Most people prefer using liquidity pools as a financial tool to participate in yield farming (also called “liquidity mining”). Simply put, yield farming is the process of providing liquidity to a pool to earn a portion of the fees that are generated from trading activity.
How do liquidity pools work?
Liquidity pools are created when users (called liquidity providers) deposit their digital assets into a smart contract. These assets can then be traded against each other on a DEX.
When a user provides liquidity, a smart contract issues liquidity pool tokens (LPTs). These tokens represent the liquidity provider's share of assets in the pool.
Why are liquidity pools important?
Liquidity pools are at the heart of DeFi because peer-to-peer trading isn’t possible without them. Below are a few reasons why liquidity pools play such an important role.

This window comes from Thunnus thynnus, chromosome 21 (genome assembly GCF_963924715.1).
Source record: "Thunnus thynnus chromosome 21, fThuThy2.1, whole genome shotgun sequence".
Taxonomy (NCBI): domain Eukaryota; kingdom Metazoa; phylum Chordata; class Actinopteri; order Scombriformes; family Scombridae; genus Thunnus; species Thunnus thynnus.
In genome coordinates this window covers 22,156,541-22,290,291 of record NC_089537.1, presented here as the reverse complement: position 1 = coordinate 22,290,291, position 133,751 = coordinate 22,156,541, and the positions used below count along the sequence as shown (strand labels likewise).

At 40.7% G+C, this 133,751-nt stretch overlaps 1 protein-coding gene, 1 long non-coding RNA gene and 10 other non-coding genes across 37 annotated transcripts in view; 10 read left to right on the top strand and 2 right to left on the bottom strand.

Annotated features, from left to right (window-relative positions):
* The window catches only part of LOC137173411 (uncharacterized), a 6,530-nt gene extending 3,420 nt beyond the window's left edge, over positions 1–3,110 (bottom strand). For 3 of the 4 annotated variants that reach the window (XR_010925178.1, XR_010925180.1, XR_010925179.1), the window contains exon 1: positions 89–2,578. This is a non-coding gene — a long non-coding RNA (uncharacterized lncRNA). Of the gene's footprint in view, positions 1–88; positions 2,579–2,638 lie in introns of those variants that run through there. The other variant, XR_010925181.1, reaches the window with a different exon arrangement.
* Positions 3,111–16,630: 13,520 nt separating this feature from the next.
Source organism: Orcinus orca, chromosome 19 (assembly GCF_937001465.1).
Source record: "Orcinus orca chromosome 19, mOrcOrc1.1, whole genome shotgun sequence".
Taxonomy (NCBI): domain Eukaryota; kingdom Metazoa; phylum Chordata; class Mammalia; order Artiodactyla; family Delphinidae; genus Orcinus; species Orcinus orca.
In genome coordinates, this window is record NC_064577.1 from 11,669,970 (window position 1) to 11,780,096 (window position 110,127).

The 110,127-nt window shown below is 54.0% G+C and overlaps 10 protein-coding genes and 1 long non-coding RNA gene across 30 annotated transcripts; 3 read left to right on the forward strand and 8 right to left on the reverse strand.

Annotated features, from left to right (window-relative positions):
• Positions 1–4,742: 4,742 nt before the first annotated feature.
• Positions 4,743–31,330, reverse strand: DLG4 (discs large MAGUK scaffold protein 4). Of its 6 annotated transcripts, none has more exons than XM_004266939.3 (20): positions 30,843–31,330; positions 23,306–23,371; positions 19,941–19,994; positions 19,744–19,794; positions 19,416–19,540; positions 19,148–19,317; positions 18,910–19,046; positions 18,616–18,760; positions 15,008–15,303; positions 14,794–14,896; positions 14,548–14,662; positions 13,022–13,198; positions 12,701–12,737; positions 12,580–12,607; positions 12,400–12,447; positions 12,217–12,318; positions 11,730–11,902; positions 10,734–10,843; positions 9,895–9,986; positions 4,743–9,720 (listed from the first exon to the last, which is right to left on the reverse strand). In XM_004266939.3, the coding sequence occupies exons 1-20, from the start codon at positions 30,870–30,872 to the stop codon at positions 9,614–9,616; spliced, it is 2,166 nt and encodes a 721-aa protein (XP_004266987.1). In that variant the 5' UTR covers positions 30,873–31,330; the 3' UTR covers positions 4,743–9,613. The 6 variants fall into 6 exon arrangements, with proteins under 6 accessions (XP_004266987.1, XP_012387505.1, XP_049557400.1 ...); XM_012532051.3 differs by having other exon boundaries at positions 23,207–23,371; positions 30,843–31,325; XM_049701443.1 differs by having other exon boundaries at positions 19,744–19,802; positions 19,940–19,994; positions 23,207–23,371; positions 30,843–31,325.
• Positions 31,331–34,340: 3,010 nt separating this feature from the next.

Liquidity pools enable users to trade on DEXs
Liquidity pools provide the liquidity that is necessary for decentralized exchanges to function. Without them, it would be very difficult to trade digital assets on a DEX.
Liquidity pools provide the liquidity that is necessary for decentralized exchanges to function by allowing users to deposit their digital assets into a pool, and then trade the pool tokens on the DEX.
Liquidity Pools eliminate middlemen and centralized entities
Liquidity pools use Automated Market Makers (AMMs) to set prices and match buyers and sellers. This eliminates the need for centralized exchanges, which can greatly increase the privacy and efficiency of all commerce activities.
Liquidity providers get incentives
Liquidity pools pave a way for LPs to earn interest on their digital assets. By locking their tokens into a smart contract, users can earn a portion of the fees that are generated from trading activity in the pool.
This provides an incentive for users to supply liquidity to the pool, and it helps to ensure that there is enough liquidity available to support trading activity on the DEX.
Are liquidity pools safe?
Liquidity pools have become increasingly popular and there is a growing amount of capital being deployed to them. As a result of increasing adoption and growing stakes, more people are involved than ever before to safeguard users’ funds through well-coded smart contracts.